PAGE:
Everything You Need To Know About Skin Tags
5 minutes read
If you’re sporting those fleshy bits of excess skin, chances are – it’s a skin tag. Please don’t fret, as they’re pretty common; almost half of all adults have skin tags. They rarely cause medical complications, but they can be unsightly and bothersome for some, catching on clothes or skin friction, which means they can become sore.
If their appearance lowers your self-esteem, we have listed down expert ways to get rid of them.
Beauty Daily asked top skin experts what makes you more likely to get skin tags, how to identify and safely remove skin tags, as well as how to prevent future formations.
What are skin tags?
“Skin tags are small skin-coloured bumps that often have a thin stalk. Sometimes, they can be large and fleshy as well. They are most common in areas of friction like the neck, armpits, and groin,” Dr Karan Lal, a cosmetic dermatologist, describes.
They feel soft to the touch and are also common in the areas of the upper chest, eyelids, under the breasts, and under the folds of the buttocks. As skin tags age, they may become red or brown in colour.
According to Mount Sinai Health, they may form when skin rubs together.
“They can vary in size – from a few millimetres up to 7cm wide,” adds Esperanca Sergiou, Senior therapist at Avicenna Aesthetics and Wellbeing Clinic.
What causes getting skin tags?
“It’s not clear what causes skin tags, but possibilities are your genetic makeup or irritation from rubbing within skin folds. There is no clear evidence to suggest an unhealthy diet is a factor. However, underlying health conditions may affect your likelihood of developing skin tags,” Sergiou explains.
No one is exempt from having skin tags, men and women can develop them. However, according to the NHS, skin tags tend to occur more frequently in 60-year-old people or older, and people who are obese, have type 2 diabetes or have metabolic disorders.
“People with diabetes are more likely to develop skin tags because changing hormones and glucose fluctuations can interfere with skin cells,” Sergiou says.
This is also the case for people going through hormonal changes, such as pregnant women. In rare cases, the development of multiple skin tags may be a sign of an underlying hormonal or endocrine syndrome, such as polycystic ovary syndrome.
Others develop them for no apparent reason.
Can you safely remove skin tags yourself?
If you think removing your skin tags via a sharp cuticle scissor or nail clipper is a swift solution, you’re entirely mistaken. So, please, under no circumstances should you do a DIY removal.
“As a board-certified dermatologist who has seen it all, I do not recommend at-home removal of any growths other than warts. Moles, and even skin cancers, can sometimes look like skin tags. It is imperative to make sure what you have is a true skin tag. In addition, at-home removal can lead to infection and/or even scarring,” cautions Dr Karan.
Does apple cider vinegar remove skin tags?
A popular myth. But, unfortunately, no, apple cider vinegar doesn’t remove skin tags.
Mayo Clinic experts say home remedies can lead to skin irritation and even skin ulcers from the application of apple cider vinegar.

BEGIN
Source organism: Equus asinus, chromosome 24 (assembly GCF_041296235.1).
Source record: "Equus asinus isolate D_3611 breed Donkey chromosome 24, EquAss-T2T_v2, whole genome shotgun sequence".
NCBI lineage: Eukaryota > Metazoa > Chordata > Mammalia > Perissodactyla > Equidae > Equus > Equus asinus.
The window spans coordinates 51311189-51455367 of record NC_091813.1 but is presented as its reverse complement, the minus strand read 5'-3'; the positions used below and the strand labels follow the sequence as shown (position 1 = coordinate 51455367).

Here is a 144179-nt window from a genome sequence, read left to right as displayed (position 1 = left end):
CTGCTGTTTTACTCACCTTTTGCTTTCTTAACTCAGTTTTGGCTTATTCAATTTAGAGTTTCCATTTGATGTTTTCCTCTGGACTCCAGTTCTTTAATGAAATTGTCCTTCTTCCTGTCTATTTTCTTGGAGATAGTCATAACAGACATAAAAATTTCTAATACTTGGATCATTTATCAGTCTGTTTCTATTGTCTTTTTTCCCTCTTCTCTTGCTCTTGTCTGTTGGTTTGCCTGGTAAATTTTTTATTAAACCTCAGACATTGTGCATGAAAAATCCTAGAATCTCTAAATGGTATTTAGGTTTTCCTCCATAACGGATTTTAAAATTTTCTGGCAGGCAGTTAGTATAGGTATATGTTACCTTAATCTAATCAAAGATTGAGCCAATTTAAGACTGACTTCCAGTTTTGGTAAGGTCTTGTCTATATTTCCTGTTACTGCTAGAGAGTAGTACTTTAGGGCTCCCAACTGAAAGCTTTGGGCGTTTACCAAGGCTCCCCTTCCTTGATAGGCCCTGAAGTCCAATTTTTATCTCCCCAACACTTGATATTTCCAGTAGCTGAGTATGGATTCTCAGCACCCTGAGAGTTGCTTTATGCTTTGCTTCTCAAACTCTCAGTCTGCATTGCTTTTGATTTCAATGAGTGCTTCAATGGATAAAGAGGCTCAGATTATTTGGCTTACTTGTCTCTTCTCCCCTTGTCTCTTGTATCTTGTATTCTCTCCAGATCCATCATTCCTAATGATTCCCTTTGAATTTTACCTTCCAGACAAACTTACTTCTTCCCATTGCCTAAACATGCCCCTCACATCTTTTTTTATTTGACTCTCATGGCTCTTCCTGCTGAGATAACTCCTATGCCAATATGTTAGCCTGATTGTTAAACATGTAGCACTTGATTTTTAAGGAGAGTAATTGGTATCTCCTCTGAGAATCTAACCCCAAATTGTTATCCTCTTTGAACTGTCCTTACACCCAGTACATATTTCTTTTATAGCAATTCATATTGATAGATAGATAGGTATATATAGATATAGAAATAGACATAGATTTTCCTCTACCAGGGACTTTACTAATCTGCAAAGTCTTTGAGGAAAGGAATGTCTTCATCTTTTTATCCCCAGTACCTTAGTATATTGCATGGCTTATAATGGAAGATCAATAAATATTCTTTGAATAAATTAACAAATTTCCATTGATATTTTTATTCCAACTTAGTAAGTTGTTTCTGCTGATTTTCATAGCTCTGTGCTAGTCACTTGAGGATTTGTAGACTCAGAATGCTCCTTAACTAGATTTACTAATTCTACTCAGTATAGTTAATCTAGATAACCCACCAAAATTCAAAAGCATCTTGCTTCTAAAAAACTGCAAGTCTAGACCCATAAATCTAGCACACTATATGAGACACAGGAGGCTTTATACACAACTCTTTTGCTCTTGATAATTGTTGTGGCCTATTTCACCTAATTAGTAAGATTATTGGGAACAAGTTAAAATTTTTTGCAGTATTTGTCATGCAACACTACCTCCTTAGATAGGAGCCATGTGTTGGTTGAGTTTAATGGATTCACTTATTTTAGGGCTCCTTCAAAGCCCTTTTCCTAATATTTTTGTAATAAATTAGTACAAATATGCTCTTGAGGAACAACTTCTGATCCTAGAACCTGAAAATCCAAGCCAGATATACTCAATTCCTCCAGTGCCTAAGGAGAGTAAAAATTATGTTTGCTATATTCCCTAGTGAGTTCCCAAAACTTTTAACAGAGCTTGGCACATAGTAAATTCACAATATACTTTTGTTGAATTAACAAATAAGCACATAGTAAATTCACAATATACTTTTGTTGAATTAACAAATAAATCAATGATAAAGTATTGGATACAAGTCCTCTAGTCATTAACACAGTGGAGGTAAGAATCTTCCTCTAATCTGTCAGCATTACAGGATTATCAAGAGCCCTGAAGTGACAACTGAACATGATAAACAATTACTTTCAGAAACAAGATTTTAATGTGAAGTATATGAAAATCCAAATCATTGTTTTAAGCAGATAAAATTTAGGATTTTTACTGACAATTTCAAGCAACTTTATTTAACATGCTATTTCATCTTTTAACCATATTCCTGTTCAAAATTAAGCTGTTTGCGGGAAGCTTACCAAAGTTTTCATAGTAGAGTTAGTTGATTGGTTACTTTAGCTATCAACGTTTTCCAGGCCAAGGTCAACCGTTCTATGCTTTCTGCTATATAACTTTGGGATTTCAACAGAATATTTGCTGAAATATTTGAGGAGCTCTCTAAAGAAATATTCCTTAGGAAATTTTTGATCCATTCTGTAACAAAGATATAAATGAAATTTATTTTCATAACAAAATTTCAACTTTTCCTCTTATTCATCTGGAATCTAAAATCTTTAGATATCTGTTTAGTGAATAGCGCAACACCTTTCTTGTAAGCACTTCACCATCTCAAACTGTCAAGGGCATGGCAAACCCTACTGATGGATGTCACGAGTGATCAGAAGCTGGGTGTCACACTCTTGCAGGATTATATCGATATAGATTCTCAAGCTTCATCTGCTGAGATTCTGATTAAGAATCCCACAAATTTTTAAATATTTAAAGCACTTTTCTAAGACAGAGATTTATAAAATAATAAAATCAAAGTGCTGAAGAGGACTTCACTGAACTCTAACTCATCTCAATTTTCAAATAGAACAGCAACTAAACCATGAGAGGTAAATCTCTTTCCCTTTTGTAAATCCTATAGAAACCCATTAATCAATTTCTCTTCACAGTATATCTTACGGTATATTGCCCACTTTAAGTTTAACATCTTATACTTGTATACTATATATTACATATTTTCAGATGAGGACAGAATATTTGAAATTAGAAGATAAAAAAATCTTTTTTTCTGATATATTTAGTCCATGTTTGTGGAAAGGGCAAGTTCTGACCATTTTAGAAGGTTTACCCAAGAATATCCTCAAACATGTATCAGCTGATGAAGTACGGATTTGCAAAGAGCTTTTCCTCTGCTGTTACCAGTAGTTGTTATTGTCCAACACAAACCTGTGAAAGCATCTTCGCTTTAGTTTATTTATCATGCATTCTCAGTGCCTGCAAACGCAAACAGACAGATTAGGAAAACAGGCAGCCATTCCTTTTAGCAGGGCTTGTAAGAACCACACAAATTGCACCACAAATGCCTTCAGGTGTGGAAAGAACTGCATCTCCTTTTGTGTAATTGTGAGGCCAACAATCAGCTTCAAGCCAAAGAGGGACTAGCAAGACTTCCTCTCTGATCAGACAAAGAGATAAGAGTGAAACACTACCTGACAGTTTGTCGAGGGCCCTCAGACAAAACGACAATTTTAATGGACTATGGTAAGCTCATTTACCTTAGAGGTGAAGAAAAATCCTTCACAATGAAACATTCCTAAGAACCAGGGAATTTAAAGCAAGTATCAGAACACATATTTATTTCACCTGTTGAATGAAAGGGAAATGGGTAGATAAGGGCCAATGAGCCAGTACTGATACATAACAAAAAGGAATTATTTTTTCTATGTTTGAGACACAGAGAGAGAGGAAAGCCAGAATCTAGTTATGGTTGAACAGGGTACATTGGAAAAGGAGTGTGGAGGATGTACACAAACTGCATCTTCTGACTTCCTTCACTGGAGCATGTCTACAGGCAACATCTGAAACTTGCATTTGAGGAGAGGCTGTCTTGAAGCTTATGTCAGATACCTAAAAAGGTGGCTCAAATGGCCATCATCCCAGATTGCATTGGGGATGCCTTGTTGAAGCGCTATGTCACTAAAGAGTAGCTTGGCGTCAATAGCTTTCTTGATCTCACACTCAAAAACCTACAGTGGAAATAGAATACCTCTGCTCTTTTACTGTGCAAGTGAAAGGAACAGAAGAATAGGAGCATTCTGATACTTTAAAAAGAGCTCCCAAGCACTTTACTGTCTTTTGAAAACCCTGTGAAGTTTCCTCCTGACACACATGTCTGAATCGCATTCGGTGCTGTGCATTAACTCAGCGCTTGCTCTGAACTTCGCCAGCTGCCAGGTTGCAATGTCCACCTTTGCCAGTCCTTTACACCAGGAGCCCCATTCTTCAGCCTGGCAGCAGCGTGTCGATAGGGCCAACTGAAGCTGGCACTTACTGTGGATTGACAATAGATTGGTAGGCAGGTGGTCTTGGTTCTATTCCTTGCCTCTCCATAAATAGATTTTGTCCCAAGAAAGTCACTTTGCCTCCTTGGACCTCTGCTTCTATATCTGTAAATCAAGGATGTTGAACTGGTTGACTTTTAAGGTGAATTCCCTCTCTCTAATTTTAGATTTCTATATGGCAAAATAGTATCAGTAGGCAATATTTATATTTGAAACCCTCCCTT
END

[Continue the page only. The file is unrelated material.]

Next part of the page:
Best to leave your skin tags to the hands of the experts.
How to remove skin tags?
“Skin tags can be left alone but if they become irritated or increase significantly in size, a sample can be sent to a laboratory to ensure there is no presence of cancerous cells,” Sergiou explains.
Skin tags can be effectively removed via several different methods.
“Most commonly, we remove them with special scissors to get rid of the stalk, which results in the best cosmetic outcome. Some dermatologists use liquid nitrogen to freeze them off, which can result in blistering and irregular skin pigmentation. Lastly, some dermatologists burn them off using cautery. This is great for small stuck on appearing tags. There are also lasers that can be used to remove skin tags, but this must be done in the hands of a laser expert,” explains Dr Karan.
Sergiou adds that while you can remove the skin tag surgically, freeze the tag until it can be safely removed via cryotherapy or burn the skin tag off through cauterisation, he finds that cauterisation is the most effective method for safely removing skin tags.
“This is because although the healing process varies amongst individual skin types when well executed, signs of permanent scarring are slim or non-existent,” says Sergiou.
Surgical removal has the advantage of removing the skin tag completely, but there is a risk of minor bleeding according to the NHS.
Talk to your chosen skin specialist about the plan of action for you.
If uncertain, get any skin growth check
Most of the time, skin tags are harmless. They are generally common and noncancerous skin growths. Sometimes, they even fall off on their own if the tissue has twisted and died from a lack of blood supply.
However, it is best to see a dermatologist about your skin growths for peace of mind. They will diagnose whether you have skin tags or another skin disorder that can mimic the appearance of a skin tag like moles, warts and seborrheic keratoses, as well as malignant skin cancers, including melanomas.
As a rule of thumb, if you develop an unusual growth on your skin, see a dermatologist or GP immediately. The situation may be more urgent if skin growth dramatically increases in size or changes its shape and colour in a short amount of time.
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